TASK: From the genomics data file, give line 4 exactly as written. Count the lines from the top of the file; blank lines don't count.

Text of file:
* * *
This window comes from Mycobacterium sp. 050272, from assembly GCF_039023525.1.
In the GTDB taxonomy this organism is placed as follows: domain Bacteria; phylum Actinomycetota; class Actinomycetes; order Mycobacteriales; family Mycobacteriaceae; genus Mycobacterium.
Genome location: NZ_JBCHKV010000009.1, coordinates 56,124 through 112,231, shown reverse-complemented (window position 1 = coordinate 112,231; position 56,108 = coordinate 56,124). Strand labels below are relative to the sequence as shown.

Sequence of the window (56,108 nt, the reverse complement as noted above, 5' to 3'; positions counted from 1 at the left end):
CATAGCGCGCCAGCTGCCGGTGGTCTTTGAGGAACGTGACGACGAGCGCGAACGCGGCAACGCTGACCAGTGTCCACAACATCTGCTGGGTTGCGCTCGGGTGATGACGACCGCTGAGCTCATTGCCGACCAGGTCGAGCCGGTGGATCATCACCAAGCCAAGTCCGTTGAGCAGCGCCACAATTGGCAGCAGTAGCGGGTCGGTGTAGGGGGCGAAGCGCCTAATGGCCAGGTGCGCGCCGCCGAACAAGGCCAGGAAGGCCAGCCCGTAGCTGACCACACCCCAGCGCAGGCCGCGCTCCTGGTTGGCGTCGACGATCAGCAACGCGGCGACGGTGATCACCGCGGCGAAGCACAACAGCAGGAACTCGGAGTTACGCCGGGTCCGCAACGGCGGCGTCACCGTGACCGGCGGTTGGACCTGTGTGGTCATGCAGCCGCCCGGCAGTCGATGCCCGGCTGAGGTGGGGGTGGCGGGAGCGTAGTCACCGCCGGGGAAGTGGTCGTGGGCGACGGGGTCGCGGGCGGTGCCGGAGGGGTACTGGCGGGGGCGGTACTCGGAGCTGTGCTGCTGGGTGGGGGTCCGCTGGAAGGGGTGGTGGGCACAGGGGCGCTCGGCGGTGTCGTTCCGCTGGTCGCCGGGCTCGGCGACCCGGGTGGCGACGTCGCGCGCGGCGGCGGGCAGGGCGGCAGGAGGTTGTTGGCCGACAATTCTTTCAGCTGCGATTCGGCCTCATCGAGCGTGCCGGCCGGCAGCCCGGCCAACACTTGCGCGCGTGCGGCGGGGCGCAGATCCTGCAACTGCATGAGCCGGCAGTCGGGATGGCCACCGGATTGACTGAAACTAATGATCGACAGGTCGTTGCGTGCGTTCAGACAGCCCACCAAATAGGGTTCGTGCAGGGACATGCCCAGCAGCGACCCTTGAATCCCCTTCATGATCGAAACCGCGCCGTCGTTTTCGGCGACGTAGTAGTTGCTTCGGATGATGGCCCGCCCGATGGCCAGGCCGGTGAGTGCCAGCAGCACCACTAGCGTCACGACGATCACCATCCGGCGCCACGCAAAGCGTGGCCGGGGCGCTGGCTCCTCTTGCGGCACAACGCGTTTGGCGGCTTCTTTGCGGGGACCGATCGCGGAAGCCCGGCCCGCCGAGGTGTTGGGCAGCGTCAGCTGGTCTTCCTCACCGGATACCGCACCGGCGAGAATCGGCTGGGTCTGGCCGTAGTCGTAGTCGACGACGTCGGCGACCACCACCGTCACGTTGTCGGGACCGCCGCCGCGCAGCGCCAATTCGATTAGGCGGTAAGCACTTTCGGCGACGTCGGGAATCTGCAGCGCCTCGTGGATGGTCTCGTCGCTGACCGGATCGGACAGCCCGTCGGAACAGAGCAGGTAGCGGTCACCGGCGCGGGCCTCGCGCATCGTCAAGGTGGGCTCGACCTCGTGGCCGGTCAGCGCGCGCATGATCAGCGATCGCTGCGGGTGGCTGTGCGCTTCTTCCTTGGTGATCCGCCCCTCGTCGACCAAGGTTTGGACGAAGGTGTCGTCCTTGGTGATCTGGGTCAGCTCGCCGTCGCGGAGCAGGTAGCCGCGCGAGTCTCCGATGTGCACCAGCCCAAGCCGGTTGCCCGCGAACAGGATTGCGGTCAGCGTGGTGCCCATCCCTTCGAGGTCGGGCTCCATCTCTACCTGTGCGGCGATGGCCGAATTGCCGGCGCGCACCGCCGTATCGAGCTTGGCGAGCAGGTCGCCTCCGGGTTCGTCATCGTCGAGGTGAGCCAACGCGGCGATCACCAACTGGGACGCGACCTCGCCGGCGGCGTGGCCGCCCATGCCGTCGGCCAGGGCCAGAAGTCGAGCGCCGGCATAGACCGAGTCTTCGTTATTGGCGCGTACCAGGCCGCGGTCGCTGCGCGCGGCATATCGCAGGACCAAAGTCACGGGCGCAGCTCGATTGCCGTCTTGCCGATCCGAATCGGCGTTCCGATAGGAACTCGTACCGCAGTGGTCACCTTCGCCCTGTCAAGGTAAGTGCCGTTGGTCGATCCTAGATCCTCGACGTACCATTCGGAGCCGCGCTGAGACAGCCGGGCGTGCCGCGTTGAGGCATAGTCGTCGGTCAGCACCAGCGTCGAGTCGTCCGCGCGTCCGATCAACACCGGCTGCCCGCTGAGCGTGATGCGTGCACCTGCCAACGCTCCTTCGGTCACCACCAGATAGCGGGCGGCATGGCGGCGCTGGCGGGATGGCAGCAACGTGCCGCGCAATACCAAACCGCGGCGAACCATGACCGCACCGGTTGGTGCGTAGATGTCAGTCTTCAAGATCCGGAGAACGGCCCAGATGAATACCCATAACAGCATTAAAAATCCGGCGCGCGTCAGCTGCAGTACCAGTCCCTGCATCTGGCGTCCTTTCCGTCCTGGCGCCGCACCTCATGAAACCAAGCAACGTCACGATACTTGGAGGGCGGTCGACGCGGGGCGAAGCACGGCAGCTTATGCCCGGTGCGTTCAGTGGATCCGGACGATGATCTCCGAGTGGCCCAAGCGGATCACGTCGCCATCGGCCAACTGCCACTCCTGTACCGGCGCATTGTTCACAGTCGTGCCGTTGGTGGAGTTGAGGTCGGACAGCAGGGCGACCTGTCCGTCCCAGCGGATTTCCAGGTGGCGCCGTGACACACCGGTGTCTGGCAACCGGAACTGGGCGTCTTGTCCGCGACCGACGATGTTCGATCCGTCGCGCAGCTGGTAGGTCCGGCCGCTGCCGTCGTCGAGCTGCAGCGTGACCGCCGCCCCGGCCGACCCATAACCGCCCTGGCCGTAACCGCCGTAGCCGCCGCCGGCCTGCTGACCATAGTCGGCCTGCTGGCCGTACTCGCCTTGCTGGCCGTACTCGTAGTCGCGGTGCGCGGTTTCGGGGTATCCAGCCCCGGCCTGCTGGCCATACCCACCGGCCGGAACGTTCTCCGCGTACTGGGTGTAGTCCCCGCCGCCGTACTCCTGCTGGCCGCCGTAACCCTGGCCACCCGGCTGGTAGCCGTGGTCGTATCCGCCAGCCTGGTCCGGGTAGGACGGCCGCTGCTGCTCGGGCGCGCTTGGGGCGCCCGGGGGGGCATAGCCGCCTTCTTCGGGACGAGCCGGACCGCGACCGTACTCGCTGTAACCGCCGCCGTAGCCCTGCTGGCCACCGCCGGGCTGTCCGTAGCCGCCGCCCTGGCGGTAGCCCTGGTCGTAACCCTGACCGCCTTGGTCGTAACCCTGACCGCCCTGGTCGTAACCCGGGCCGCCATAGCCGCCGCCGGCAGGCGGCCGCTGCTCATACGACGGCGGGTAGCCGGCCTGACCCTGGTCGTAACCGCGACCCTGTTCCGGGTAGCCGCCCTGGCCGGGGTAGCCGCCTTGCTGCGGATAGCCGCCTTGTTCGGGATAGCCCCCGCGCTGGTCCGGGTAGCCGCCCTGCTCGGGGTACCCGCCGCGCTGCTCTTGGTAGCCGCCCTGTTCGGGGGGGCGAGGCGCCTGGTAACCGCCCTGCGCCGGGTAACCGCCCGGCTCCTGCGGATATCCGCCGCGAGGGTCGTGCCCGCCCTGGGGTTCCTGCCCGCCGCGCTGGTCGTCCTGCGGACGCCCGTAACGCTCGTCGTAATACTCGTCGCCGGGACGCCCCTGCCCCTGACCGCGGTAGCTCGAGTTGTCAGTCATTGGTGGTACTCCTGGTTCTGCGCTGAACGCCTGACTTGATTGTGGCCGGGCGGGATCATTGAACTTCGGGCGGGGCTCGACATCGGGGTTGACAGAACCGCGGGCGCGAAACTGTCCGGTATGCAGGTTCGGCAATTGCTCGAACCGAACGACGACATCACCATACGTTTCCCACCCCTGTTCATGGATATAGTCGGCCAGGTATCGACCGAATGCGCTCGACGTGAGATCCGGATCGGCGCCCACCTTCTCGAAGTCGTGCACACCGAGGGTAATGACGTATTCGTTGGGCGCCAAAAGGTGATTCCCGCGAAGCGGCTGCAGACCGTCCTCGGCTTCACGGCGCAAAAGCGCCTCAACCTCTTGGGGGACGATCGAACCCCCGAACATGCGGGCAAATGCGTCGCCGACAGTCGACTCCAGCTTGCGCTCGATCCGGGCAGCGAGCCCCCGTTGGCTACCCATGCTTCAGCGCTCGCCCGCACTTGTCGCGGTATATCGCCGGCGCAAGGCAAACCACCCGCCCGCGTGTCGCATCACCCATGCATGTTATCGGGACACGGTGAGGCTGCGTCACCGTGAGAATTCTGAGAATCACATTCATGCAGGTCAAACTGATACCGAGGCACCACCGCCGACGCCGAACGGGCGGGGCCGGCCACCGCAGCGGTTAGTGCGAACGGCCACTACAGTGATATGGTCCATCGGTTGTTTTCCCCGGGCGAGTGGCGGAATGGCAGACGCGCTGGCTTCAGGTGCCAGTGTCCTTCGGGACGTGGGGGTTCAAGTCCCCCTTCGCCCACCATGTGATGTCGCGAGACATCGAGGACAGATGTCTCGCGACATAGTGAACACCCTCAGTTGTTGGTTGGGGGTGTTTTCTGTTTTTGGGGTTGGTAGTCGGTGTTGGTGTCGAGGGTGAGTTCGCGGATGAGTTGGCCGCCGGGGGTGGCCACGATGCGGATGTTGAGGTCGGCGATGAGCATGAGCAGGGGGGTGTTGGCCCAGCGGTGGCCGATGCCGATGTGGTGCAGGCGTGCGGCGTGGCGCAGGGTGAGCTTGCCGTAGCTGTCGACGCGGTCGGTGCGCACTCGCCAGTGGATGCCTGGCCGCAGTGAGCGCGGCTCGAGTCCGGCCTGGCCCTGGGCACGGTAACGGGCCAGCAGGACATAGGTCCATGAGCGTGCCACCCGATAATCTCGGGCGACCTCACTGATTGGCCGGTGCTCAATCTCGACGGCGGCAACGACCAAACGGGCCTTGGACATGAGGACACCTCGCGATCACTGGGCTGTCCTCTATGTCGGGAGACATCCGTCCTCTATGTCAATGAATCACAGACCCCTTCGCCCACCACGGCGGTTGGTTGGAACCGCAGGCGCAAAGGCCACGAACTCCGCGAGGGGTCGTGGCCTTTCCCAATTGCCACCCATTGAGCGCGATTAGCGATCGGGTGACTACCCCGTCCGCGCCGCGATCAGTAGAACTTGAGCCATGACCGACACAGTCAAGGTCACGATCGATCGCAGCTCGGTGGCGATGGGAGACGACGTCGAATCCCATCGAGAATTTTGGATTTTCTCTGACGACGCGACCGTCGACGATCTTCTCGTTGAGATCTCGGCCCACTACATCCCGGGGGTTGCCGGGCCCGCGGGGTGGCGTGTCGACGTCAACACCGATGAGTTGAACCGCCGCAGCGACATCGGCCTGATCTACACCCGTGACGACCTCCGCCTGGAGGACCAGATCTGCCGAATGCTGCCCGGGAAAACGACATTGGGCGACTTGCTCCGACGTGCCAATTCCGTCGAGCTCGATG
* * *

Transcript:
Sequence of the window (56,108 nt, the reverse complement as noted above, 5' to 3'; positions counted from 1 at the left end):